The Arrival and Demise (Part 1)

The "Anoxia Queen" arrived in the United Kingdom in October of 1943 via the Northern Ferry route. It was parked in one of the Eighth Air Force Service Command's UK depots waiting to be called to war.

an·ox·i·a :
Anoxia is a condition characterized by an absence of oxygen supply to an organ or a tissue.

On the 7th of November 1943, "Anoxia Queen" A/c 39819 was one of two replacement B-17G's arriving at Station 153, Framlingham, Suffolk. Aircraft 39819 was assigned to the 390Th bomb group (Heavy) (Square "J"), 568Th bomb squadron (Code BI). The "Anoxia Queen" was given the call letter "F" and her first mission was flown on November 11, 1943.

On Thursday 13th April 1944 the 390th dispatched 40 aircraft to attack the Messerschmitt fighter assembly factory at Augsburg, Germany. The 390th led the Third Division this day and departed the English coast at the Felixstowe just after midday. They arrived in the target area three hours later and 38 of the Framlingham aircraft dropped their bombs (including those aimed by Lt. Wade). A total force of 207 B-17s attacked Augsburg this day.

Lt. Swavel and his crew were flying in 42-39819 which was coded BI-F on the fuselage. At some point during its career the plane had been named "Anoxia Queen". The “Anoxia Queen" flew 35 missions during it’s career. According to some records this B-17 was parked on Hard Stand 24, backing on the Great Glemham Woods ( location of the bomb dump).

The return route from Augsburg took the Group over Belgium. As the 390th approached Brussels, at 1649 hours, #819 was hit by flak. The A/c fell out of formation and was last seen leaving the enemy coast at about 10,000 feet. No chutes had been seen up to this time. Unfortunately nobody witnessed the final moments of the a/c which ended up in the North Sea. The loss of Lt. Swavel's crew is covered by the Missing Aircrew Report No. 3947. The 390th lost 3 aircraft on 13th April 1944, the Third Division lost 18 B-17's and the Eighth AF a total of 38 "heavies" to put some perspective to the day's tragic events.

 I have done alot of research on the nose art of the "Anoxia Queen". I have contacted the research department at the 390Th Bomb Group Museum in Tucson, Arizona, the Parham Airfield Museum in England, and veterans who either flew A/c 239819, or were on base the time the "Anoxia Queen" was stationed there. I have came to the conclusion that the  "Anoxia Queen" had no significant nose art.  I haven't even came across a picture of this aircraft, although I keep on searching.

A German archivist that I have been in contact with, told me that the German heavy AA battery from the 2/252 claimed a B-17 near Ostende at 17.19 hr.  The 2/252 stands for the 2nd battery of the 252nd flak regiment, or flak unit. This unit was a mixed unit. The first (3) batteries were 88mm (6 guns per battery) The 4th and 5th batteries were light flak (20mm). This may have been the battery that hit the "Anoxia Queen", and brought her down. I have a copy of the KU 1527 report from NARA. This blog also covers all of  Sgt. Daniel J. Miller's 13 missions in the later pages.

390Th Bomb Group (H) (Part 3)

The 390th Bomb Group, nicknamed "Wittan's Wallopers" (Colonel Edger M. Wittan  Feb 1943 -  April 1944), consisted of these bomb squadrons: The 568th (Code BI*) Call sign: Cavort, the 569th (Code CC*) Call sign: Boaster, the 570th (Code DI*) Call sign: Anteat and the 571st (Code FC*) Call sign: Longshore. The 390th Bomb Group belonged to the 8th Air Force, 3rd Bombardment Division, 13th Combat Bombardment Wing.  The group was activated on January 26th, 1943 at Geiger Field in Spokane, Washington. The formation didn't begin until late Febuary of 1943. They trained at Geiger Field until the 6th of June, when the group moved to Great Falls AAB in Montana. The aircrafts went overseas on July 4th, 1943, taking the northern ferry route from Iceland to Prestwick, with the first aircraft arriving on July 13th, 1943. The ground unit left Camp Shanks, NY on the 4th of July 1943 and sailed on the USS James Parker on July 17th, 1943 arriving in Liverpool, England on July 27th, 1943. The 390th BG flew 300 missions, with a total of 8,725 sorties. It dropped a total bomb tonnage of 19,059 tons, with a 144 aircraft MIA. The 390th was assigned to the 8th army air force in July of 1943. It's first mission was August 12, 1943 and its last mission on April 20, 1945. There were three other commanders after Col. Wittan. Col. Frederick W. Ott (May 1944 - Sept 1944), Col Joseph A. Moller (Sept 1944 - May 1945), and Col. George Von Arb (May 1945 - Aug 1945).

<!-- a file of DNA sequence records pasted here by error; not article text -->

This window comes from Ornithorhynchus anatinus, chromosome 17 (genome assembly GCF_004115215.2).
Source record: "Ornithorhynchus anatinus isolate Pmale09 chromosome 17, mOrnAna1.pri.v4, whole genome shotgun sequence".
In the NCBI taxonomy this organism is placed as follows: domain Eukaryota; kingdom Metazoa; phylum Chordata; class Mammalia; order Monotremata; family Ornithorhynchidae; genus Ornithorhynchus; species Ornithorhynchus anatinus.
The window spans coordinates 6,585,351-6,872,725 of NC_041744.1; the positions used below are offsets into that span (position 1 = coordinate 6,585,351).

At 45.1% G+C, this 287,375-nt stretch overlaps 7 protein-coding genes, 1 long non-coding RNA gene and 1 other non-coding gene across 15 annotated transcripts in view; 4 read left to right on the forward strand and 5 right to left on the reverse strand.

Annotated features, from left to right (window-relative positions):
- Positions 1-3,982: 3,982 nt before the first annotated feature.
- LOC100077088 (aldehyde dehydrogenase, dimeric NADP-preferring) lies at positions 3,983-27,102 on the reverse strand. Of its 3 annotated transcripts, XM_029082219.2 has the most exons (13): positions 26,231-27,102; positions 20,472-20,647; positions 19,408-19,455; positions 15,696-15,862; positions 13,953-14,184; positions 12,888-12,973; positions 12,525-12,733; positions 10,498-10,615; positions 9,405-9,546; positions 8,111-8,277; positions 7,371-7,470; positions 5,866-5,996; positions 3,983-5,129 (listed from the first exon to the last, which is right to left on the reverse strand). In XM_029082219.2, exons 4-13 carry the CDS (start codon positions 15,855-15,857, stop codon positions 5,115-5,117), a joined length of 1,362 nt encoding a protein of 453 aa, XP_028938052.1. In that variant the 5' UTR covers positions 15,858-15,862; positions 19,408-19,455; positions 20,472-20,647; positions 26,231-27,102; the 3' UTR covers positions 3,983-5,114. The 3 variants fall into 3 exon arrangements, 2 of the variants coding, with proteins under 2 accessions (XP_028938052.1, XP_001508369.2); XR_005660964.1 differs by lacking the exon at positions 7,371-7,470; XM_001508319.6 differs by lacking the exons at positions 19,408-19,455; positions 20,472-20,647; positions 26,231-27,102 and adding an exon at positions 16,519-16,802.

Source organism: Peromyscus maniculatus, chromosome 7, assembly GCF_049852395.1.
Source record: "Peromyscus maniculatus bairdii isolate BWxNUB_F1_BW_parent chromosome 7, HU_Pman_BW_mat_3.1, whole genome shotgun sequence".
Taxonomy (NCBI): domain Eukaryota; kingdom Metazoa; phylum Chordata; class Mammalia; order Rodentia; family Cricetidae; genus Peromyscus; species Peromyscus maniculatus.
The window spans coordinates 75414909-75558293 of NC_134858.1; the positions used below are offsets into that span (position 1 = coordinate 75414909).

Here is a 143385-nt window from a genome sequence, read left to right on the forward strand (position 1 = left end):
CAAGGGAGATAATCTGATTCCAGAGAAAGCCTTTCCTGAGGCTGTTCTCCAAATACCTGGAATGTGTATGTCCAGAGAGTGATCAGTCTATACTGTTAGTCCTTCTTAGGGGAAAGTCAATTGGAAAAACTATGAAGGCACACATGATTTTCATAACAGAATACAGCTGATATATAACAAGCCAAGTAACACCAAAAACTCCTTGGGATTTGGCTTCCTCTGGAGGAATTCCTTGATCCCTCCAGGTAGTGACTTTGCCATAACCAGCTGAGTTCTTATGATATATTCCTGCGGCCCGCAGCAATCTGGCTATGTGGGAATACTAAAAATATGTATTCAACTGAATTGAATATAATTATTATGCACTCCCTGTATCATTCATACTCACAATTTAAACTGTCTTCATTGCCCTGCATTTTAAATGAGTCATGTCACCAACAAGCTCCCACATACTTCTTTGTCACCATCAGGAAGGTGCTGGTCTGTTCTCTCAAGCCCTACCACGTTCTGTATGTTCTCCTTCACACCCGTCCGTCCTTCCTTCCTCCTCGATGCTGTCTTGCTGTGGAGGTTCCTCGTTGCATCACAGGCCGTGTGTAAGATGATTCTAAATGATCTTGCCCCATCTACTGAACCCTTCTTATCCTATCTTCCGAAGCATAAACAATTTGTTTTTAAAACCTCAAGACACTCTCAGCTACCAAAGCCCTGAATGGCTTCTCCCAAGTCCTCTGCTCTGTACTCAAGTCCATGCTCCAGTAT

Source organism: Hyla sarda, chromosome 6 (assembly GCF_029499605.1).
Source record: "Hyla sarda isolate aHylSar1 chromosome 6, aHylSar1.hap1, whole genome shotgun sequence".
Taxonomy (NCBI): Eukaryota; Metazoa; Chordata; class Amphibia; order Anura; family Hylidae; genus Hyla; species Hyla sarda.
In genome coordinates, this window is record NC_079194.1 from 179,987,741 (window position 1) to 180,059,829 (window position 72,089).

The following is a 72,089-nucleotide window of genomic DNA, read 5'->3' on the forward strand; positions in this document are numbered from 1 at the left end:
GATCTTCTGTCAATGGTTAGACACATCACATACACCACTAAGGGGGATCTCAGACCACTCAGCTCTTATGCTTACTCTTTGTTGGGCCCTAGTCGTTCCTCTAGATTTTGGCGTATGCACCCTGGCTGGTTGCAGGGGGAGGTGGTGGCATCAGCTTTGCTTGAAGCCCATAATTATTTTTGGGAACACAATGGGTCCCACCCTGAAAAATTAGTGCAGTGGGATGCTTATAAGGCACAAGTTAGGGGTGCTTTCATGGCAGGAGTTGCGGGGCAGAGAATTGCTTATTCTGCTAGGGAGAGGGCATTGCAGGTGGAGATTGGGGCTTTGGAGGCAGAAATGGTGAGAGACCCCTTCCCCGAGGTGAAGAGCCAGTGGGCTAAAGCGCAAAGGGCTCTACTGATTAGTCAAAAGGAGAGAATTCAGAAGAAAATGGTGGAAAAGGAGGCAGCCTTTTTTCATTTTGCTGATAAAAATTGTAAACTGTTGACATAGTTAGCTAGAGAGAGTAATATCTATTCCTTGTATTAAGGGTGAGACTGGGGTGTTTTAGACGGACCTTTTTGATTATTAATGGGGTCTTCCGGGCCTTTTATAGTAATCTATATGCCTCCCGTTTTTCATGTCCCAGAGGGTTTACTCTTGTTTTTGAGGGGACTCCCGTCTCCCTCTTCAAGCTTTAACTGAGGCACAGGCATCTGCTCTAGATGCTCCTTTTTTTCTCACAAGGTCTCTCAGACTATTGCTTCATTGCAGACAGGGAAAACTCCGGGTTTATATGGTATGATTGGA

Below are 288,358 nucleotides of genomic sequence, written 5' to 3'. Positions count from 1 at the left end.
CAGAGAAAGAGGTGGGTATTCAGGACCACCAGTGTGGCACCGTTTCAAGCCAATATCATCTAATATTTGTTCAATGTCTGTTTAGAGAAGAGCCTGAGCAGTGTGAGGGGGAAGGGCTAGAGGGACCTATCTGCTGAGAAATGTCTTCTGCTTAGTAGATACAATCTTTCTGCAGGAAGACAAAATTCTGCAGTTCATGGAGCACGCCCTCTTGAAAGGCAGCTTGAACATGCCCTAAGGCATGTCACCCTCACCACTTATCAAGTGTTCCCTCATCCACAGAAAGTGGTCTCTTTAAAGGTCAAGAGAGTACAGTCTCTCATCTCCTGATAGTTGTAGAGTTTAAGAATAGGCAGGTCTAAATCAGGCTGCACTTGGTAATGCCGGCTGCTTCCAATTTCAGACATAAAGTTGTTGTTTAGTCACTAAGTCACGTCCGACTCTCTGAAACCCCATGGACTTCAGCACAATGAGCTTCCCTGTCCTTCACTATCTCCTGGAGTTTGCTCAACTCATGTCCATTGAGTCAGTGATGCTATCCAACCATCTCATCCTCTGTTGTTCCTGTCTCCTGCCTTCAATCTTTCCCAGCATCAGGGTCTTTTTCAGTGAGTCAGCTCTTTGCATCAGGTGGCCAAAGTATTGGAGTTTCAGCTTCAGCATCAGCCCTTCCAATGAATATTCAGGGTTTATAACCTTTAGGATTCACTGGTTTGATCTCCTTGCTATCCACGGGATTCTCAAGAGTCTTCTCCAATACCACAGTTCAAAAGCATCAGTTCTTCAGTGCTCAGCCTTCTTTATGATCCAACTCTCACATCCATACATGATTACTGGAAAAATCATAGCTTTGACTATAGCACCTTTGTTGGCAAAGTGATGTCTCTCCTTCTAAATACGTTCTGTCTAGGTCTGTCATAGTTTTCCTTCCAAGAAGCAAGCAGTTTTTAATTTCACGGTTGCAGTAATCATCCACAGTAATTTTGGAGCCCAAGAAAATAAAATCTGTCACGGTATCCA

The Sub Units consisted of the 1143rd Military Police Company, 272nd Medical Dispensary, 30th Station Complement Squadron , 458th Sub Depot , 878th Chemical Company , 1689th Ordnance S&M Company , 1091st Quartermaster Company , 216th Finance Section , 18th Weather Squadron , 563rd Postal Squadron , and the 2034th Fire Fighting Platoon.

Awards; (Distinguished Unit Citations) Regensburg: August 17, 1943 and Schweinfurt: October 14, 1943.

The 390th claim to fame: Highest claims of enemy aircraft destroyed by a bomb group on one mission in October 10, 1943.  One man, Hewitt Dunn, of the 390th BG, was the only man to fly 100 missions.

 If you look on the 390Th Bomb Group patch, like the picture off to the right side of this page, you will see a the (3) B-17's. Under the B-17's is a banner with "Sur Le Nez", which is a French phase and the motto of the 390Th Bombardment Group (H). It means "On the Nose".

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